Seven Pillars of Wisdom, 1922, revised 1926, 1935
Revolt in the Desert, 1927 (abridgment of Seven Pillars of Wisdom)
Crusader Castles, 1936 (2 volumes)
The Mint, 1936, revised 1955, 1973 (social criticism)
The Diary of T. E. Lawrence, MCMXI, 1937
The Letters of T. E. Lawrence, 1938
Oriental Assembly, 1939
The Odyssey of Homer, 1932.
The biographical details of Thomas Edward Lawrence, adventurer, soldier, archaeologist, and writer, are common knowledge, though it is sometimes difficult to separate fact from fancy. Born at Tremadoc, North Wales, on August 16, 1888, he lived an unsettled childhood, as his parents–who were not married to each other–moved about between England and France. In 1896 they settled in Oxford, England. There Lawrence attended Oxford High School, where he excelled in English. Interested in local archaeology as a boy, Lawrence continued in that field of study during his undergraduate years at Jesus College, Oxford, from 1907 to 1910. During 1909 he traveled in the Near East, gathering material for his undergraduate thesis, Crusader Castles. From this time until 1914 he served in many capacities on explorations of Syria, northern Mesopotamia, and Egypt. Here he developed the knowledge and abilities that led to his legendary exploits in Arabia.
T. E. Lawrence
With the outbreak of war in 1914, the British Intelligence Department in Egypt appointed Lawrence staff captain, and he served in this capacity through 1916. At his own request he was then granted a leave of absence in Arabia, where he immediately began the unification of the Arab leaders in a revolt against the Ottoman (Turkish) Empire. Lawrence successfully organized border raids, attacks on caravans, and destruction of transportation and communication lines; he himself led many victorious missions. At one point, however, he was apparently captured by the Turks and raped, an incident that he treated with great ambiguity.
Many consider Lawrence’s account of the campaign, The Seven Pillars of Wisdom, the best adventure book of our time, perhaps of all time. The book had a curious history. From extensive notes Lawrence completed the first draft, only to lose almost the entire manuscript. He then rewrote a second draft from memory, his notes also having been destroyed. A third draft followed. The book, printed first in a limited edition in 1926, did not reach a general audience until 1935, the popular edition before that date being an abridgment entitled Revolt in the Desert.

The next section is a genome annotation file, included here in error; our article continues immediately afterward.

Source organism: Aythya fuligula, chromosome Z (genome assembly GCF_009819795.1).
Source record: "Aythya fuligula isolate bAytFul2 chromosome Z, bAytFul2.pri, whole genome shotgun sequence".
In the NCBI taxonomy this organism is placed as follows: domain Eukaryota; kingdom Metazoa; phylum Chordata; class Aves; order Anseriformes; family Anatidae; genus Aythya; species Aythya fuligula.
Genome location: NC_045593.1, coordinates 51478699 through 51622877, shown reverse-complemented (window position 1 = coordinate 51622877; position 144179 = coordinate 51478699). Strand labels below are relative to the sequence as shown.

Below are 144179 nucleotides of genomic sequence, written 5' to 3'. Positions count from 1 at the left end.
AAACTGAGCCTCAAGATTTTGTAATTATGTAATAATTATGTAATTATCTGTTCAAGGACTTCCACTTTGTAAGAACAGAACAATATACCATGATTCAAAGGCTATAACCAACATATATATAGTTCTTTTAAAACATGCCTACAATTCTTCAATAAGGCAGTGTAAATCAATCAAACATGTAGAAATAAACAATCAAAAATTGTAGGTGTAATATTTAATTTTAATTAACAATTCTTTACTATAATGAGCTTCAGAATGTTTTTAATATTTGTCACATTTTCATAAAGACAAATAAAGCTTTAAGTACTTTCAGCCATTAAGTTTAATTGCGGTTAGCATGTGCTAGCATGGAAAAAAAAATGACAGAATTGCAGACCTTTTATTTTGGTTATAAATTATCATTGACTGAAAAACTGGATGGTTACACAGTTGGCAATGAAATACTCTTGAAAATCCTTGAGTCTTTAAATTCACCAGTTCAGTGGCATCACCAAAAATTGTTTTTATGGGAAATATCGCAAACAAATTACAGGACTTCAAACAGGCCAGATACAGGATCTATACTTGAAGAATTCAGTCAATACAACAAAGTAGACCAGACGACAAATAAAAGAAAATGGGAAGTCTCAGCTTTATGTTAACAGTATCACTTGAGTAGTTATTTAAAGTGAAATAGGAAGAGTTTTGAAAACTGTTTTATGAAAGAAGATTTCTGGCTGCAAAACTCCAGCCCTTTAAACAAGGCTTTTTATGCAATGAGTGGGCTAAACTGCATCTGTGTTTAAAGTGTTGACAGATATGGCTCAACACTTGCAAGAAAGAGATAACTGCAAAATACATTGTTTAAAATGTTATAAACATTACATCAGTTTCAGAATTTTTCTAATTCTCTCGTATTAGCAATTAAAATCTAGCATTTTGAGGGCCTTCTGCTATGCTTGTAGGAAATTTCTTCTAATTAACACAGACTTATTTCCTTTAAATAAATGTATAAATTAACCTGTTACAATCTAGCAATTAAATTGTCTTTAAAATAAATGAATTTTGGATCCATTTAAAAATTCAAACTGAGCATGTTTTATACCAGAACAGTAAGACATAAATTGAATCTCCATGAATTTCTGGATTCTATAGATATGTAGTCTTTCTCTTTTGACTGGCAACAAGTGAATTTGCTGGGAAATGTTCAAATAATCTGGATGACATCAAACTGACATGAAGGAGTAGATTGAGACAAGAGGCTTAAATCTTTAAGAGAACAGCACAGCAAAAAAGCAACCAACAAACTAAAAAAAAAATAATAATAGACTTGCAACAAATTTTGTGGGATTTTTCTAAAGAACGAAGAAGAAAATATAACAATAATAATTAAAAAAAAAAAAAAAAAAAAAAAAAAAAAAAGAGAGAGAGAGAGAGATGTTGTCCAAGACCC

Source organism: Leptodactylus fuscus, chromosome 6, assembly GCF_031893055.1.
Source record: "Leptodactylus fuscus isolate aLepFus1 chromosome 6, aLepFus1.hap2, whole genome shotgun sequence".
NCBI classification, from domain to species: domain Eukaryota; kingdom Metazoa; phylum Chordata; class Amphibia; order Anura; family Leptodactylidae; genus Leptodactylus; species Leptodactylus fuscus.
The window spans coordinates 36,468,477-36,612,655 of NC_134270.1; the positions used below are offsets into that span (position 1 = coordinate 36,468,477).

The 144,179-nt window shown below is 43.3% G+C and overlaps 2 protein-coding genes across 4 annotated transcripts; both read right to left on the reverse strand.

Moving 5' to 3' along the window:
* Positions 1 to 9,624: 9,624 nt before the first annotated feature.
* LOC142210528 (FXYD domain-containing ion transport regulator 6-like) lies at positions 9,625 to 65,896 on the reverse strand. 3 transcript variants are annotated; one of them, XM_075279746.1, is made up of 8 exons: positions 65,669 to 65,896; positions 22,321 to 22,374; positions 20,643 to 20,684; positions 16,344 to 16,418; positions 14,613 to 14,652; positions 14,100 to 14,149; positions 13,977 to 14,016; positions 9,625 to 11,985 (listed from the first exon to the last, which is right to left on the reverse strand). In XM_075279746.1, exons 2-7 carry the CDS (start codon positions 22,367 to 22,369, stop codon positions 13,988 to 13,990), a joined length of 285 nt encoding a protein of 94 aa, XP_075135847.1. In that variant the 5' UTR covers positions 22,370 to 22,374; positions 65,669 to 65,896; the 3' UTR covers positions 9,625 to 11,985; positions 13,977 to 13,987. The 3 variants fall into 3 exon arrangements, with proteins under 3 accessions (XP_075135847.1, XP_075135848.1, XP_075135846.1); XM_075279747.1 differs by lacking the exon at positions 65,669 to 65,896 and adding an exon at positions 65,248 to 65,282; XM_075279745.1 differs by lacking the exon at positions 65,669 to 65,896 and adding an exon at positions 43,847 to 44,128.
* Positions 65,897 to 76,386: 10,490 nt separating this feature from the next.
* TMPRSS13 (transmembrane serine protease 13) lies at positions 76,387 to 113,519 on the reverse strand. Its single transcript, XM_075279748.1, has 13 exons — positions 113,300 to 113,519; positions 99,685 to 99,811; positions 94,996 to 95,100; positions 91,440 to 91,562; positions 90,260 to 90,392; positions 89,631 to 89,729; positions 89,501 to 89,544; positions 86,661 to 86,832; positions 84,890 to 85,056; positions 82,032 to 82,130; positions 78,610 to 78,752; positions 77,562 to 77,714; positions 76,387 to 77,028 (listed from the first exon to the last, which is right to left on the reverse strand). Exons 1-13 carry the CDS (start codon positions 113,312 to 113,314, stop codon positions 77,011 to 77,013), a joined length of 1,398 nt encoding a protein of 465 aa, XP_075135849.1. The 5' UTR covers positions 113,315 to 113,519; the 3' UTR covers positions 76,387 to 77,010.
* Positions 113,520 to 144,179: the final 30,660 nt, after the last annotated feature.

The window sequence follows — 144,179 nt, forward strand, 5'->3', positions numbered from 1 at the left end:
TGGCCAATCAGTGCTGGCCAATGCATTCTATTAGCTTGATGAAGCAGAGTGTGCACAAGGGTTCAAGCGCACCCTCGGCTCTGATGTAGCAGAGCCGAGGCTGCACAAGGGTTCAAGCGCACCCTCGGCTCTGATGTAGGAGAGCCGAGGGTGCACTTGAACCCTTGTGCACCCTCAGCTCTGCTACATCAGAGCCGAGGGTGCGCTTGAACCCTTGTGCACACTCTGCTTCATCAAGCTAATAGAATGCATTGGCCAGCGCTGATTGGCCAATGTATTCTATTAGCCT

Along with his successful resistance to the Turks, Lawrence brought his army into collaboration with the British in Syria and again aided in opening the way to Damascus. These exploits won for him top military honors, most of which he refused, and a chance to represent the Arabs at the peace conference. He retired from the army with the rank of colonel. He continued writing and rewriting his great work until 1921, when he became a political adviser on Near Eastern affairs for the Colonial Office.
Lawrence’s abhorrence of publicity, distrust of politics, and general antipathy toward society eventually forced him into a number of disguises. In 1922 he enlisted in the Royal Air Force as John Hume Ross, only to receive a discharge after his identity was discovered. As Private T. E. Shaw, he served in the Royal Tank Corps and later rejoined the Royal Air Force under the same name. After honorable service in England and India, he received a discharge a few months before his death, the result of a motorcycle accident, on May 19, 1935.
In the years since his death, Lawrence has attracted more attention, if that is possible, than he did in his lifetime. Of his boyhood and youth the record is now nearly complete, a fascinating revelation of a mercurial and universal mind that could grasp language, science, literature, and history, and still allow its owner to travel, fight, converse, and write in a whirlpool of energy and activity. Many questions surround his exploits in Arabia, however, and these and his subsequent flight from fame may never be fully understood.